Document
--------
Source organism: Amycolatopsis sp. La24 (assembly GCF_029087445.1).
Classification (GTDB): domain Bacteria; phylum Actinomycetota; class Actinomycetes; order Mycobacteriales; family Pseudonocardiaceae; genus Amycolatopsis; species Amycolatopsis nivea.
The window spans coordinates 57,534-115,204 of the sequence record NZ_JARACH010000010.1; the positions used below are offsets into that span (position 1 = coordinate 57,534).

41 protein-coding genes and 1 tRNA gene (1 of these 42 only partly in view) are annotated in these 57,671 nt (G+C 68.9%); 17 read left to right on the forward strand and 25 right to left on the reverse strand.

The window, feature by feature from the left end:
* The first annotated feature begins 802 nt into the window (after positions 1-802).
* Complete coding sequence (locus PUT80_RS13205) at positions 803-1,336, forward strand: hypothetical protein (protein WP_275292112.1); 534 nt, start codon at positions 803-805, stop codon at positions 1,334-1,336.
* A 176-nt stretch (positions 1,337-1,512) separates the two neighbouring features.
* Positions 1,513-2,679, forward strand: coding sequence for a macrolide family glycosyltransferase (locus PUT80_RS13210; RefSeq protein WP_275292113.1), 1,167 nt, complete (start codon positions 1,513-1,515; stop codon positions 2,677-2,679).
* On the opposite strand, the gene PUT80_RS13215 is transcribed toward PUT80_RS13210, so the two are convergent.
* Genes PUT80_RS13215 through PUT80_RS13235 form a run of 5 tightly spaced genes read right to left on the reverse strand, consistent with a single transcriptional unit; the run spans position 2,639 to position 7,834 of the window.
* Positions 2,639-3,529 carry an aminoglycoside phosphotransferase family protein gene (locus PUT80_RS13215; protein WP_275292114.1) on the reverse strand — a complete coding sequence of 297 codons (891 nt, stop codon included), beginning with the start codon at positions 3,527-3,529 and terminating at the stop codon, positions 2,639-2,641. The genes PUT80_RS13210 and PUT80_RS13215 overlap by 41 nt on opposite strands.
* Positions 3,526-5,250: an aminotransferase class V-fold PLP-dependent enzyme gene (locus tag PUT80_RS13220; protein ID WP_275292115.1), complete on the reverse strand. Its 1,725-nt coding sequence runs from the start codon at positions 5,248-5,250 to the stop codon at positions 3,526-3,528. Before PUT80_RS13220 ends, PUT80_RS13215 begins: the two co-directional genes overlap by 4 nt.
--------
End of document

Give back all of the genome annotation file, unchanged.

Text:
Source organism: Amycolatopsis sp. La24 (assembly GCF_029087445.1).
Classification (GTDB): domain Bacteria; phylum Actinomycetota; class Actinomycetes; order Mycobacteriales; family Pseudonocardiaceae; genus Amycolatopsis; species Amycolatopsis nivea.
The window spans coordinates 57,534-115,204 of the sequence record NZ_JARACH010000010.1; the positions used below are offsets into that span (position 1 = coordinate 57,534).

41 protein-coding genes and 1 tRNA gene (1 of these 42 only partly in view) are annotated in these 57,671 nt (G+C 68.9%); 17 read left to right on the forward strand and 25 right to left on the reverse strand.

The window, feature by feature from the left end:
* The first annotated feature begins 802 nt into the window (after positions 1-802).
* Complete coding sequence (locus PUT80_RS13205) at positions 803-1,336, forward strand: hypothetical protein (protein WP_275292112.1); 534 nt, start codon at positions 803-805, stop codon at positions 1,334-1,336.
* A 176-nt stretch (positions 1,337-1,512) separates the two neighbouring features.
* Positions 1,513-2,679, forward strand: coding sequence for a macrolide family glycosyltransferase (locus PUT80_RS13210; RefSeq protein WP_275292113.1), 1,167 nt, complete (start codon positions 1,513-1,515; stop codon positions 2,677-2,679).
* On the opposite strand, the gene PUT80_RS13215 is transcribed toward PUT80_RS13210, so the two are convergent.
* Genes PUT80_RS13215 through PUT80_RS13235 form a run of 5 tightly spaced genes read right to left on the reverse strand, consistent with a single transcriptional unit; the run spans position 2,639 to position 7,834 of the window.
* Positions 2,639-3,529 carry an aminoglycoside phosphotransferase family protein gene (locus PUT80_RS13215; protein WP_275292114.1) on the reverse strand — a complete coding sequence of 297 codons (891 nt, stop codon included), beginning with the start codon at positions 3,527-3,529 and terminating at the stop codon, positions 2,639-2,641. The genes PUT80_RS13210 and PUT80_RS13215 overlap by 41 nt on opposite strands.
* Positions 3,526-5,250: an aminotransferase class V-fold PLP-dependent enzyme gene (locus tag PUT80_RS13220; protein ID WP_275292115.1), complete on the reverse strand. Its 1,725-nt coding sequence runs from the start codon at positions 5,248-5,250 to the stop codon at positions 3,526-3,528. Before PUT80_RS13220 ends, PUT80_RS13215 begins: the two co-directional genes overlap by 4 nt.